Venus and Adonis (Shakespeare poem)

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Title page of the first quarto (1593)

Venus and Adonis is a poem by William Shakespeare, written in 1592–1593, with a plot based on passages from Ovid's Metamorphoses. It is a complex, kaleidoscopic work, using constantly shifting tone and perspective to present contrasting views of the nature of love.


As Adonis is preparing to go hunting, Venus "seizeth on his sweating palm" and "Backward she push'd him, as she would be thrust" (for purposes of sexual intercourse). We find next that "Panting he lies, and breatheth in her face", while Venus tells him "Be bold to play, our sport is not in sight." She persuades him to kiss him, although Adonis is not very interested, thinking he is too young, and cares only for hunting. After they part, Adonis is soon killed in a hunting "accident".

The poem contains what may be Shakespeare's most graphic depiction of sexual excitement.


...Hateful divorce of love,'—thus chides she Death,—
'Grim-grinning ghost, earth's worm, what dost thou mean
To stifle beauty and to steal his breath,
Who when he liv'd, his breath and beauty set
Gloss on the rose, smell to the violet?''
  • A theatrical adaptation, William Shakespeare's Venus & Adonis, with an original score and songs by Christopher Reiner, was performed by Zombie Joe's Underground Theatre Group in North Hollywood, California, for five weeks in August and September 2006. LA Weekly described it: "six women, clothed in black, recite the poem while weaving around the stage in a sensual, interpretive dance".[3]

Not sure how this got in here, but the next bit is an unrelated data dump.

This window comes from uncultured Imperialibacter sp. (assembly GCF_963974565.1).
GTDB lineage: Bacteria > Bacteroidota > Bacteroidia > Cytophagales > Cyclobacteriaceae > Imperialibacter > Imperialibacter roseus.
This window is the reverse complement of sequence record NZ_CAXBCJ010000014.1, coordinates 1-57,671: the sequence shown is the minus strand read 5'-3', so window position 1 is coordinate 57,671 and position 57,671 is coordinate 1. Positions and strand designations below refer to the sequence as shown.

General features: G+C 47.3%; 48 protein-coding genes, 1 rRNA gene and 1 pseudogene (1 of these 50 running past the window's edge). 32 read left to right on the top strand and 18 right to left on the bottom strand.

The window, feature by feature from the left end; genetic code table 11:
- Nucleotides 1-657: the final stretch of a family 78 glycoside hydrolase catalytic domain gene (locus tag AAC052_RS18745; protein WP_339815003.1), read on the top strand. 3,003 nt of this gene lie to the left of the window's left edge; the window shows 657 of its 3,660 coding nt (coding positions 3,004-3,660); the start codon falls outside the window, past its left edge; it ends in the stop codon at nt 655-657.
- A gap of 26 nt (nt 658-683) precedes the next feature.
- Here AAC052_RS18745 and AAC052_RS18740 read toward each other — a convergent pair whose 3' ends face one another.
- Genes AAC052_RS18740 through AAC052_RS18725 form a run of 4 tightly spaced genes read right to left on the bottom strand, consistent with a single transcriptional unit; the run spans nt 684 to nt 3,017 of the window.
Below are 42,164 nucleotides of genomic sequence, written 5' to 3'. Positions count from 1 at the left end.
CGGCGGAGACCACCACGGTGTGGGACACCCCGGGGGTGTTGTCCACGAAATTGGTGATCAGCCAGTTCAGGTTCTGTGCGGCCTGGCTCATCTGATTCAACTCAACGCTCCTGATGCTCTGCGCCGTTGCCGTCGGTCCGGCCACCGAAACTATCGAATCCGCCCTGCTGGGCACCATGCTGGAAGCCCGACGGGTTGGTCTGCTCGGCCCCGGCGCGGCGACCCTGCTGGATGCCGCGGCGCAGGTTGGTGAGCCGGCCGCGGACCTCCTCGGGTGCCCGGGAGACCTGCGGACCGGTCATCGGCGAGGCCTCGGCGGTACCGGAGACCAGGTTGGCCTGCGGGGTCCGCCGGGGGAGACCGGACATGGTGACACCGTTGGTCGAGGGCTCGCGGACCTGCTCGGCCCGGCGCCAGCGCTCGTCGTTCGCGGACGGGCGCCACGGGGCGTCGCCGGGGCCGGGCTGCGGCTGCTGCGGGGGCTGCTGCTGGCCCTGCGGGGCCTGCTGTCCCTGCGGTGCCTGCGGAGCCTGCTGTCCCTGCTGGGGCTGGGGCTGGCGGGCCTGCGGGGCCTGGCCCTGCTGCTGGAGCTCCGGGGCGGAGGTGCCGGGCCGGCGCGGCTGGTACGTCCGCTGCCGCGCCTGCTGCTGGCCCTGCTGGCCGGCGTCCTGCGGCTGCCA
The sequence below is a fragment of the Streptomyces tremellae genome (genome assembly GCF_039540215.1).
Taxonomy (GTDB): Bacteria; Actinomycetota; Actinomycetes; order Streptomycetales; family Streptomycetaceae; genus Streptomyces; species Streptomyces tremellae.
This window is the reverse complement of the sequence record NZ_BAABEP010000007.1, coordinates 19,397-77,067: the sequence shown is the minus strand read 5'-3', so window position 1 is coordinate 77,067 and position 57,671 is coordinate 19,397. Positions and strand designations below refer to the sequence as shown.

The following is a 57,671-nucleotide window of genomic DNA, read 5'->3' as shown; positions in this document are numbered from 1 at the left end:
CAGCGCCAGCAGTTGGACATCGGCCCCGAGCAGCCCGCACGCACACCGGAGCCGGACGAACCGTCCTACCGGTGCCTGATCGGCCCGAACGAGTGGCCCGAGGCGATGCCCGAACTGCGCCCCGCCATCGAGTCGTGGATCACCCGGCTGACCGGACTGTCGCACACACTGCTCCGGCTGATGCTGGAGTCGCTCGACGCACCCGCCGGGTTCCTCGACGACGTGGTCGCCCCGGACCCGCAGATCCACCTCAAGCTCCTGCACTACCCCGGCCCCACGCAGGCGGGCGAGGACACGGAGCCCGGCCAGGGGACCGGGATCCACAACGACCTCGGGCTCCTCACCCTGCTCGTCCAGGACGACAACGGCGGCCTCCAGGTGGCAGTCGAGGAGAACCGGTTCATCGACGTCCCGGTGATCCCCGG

See also[edit]



  1. ^ "Why is the RSC staging Venus and Adonis with marionettes?". the Guardian. 
  2. ^ Venus and Adonis at the [Boston Metro Opera Archived 1 February 2014 at the Wayback Machine.
  3. ^ Review by Stephanie Lysaght in LA Weekly, 31 August 2006.


  • Caldecott, Harry Stratford: Our English Homer; or, the Bacon-Shakespeare Controversy (Johannesburg Times, 1895).
  • Gurr, Andrew: The Shakespearean Stage: 1574–1642 (Cambridge, 1992).
  • Halliday, F. E.: A Shakespeare Companion: 1564–1964. (Penguin, 1964).

External links[edit]